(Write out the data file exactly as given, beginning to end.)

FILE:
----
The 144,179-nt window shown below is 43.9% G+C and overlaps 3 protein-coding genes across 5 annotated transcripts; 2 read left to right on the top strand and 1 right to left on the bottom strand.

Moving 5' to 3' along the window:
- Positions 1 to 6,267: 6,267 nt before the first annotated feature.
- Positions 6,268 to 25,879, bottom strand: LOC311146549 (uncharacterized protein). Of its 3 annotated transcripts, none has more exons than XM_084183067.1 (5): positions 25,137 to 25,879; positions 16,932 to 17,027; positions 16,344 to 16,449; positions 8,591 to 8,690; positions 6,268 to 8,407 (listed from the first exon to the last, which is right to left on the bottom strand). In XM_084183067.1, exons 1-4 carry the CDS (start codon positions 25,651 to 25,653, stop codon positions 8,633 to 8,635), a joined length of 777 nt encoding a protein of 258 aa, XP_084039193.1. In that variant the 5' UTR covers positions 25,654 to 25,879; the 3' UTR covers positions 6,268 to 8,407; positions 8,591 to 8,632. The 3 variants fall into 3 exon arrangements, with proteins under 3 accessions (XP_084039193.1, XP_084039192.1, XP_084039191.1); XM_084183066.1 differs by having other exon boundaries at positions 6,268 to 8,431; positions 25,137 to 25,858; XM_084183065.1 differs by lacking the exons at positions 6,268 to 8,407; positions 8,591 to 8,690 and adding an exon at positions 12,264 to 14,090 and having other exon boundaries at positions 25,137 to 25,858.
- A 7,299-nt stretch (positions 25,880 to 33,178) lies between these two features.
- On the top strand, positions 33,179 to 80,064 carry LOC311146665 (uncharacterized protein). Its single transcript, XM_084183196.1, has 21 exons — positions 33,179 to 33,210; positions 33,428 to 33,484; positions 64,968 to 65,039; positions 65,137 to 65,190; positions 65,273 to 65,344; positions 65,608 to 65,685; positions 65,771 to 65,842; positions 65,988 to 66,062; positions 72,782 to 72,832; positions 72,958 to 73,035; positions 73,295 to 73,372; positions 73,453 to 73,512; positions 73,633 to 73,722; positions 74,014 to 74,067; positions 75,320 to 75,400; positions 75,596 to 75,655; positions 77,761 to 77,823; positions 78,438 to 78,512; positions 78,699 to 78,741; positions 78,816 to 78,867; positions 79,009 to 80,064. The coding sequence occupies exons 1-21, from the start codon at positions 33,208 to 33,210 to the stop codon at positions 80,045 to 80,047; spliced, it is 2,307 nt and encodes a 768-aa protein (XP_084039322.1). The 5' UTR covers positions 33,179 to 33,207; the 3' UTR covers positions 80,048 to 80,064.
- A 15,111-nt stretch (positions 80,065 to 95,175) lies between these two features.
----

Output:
The 144,179-nt window shown below is 43.9% G+C and overlaps 3 protein-coding genes across 5 annotated transcripts; 2 read left to right on the top strand and 1 right to left on the bottom strand.

Moving 5' to 3' along the window:
- Positions 1 to 6,267: 6,267 nt before the first annotated feature.
- Positions 6,268 to 25,879, bottom strand: LOC311146549 (uncharacterized protein). Of its 3 annotated transcripts, none has more exons than XM_084183067.1 (5): positions 25,137 to 25,879; positions 16,932 to 17,027; positions 16,344 to 16,449; positions 8,591 to 8,690; positions 6,268 to 8,407 (listed from the first exon to the last, which is right to left on the bottom strand). In XM_084183067.1, exons 1-4 carry the CDS (start codon positions 25,651 to 25,653, stop codon positions 8,633 to 8,635), a joined length of 777 nt encoding a protein of 258 aa, XP_084039193.1. In that variant the 5' UTR covers positions 25,654 to 25,879; the 3' UTR covers positions 6,268 to 8,407; positions 8,591 to 8,632. The 3 variants fall into 3 exon arrangements, with proteins under 3 accessions (XP_084039193.1, XP_084039192.1, XP_084039191.1); XM_084183066.1 differs by having other exon boundaries at positions 6,268 to 8,431; positions 25,137 to 25,858; XM_084183065.1 differs by lacking the exons at positions 6,268 to 8,407; positions 8,591 to 8,690 and adding an exon at positions 12,264 to 14,090 and having other exon boundaries at positions 25,137 to 25,858.
- A 7,299-nt stretch (positions 25,880 to 33,178) lies between these two features.
- On the top strand, positions 33,179 to 80,064 carry LOC311146665 (uncharacterized protein). Its single transcript, XM_084183196.1, has 21 exons — positions 33,179 to 33,210; positions 33,428 to 33,484; positions 64,968 to 65,039; positions 65,137 to 65,190; positions 65,273 to 65,344; positions 65,608 to 65,685; positions 65,771 to 65,842; positions 65,988 to 66,062; positions 72,782 to 72,832; positions 72,958 to 73,035; positions 73,295 to 73,372; positions 73,453 to 73,512; positions 73,633 to 73,722; positions 74,014 to 74,067; positions 75,320 to 75,400; positions 75,596 to 75,655; positions 77,761 to 77,823; positions 78,438 to 78,512; positions 78,699 to 78,741; positions 78,816 to 78,867; positions 79,009 to 80,064. The coding sequence occupies exons 1-21, from the start codon at positions 33,208 to 33,210 to the stop codon at positions 80,045 to 80,047; spliced, it is 2,307 nt and encodes a 768-aa protein (XP_084039322.1). The 5' UTR covers positions 33,179 to 33,207; the 3' UTR covers positions 80,048 to 80,064.
- A 15,111-nt stretch (positions 80,065 to 95,175) lies between these two features.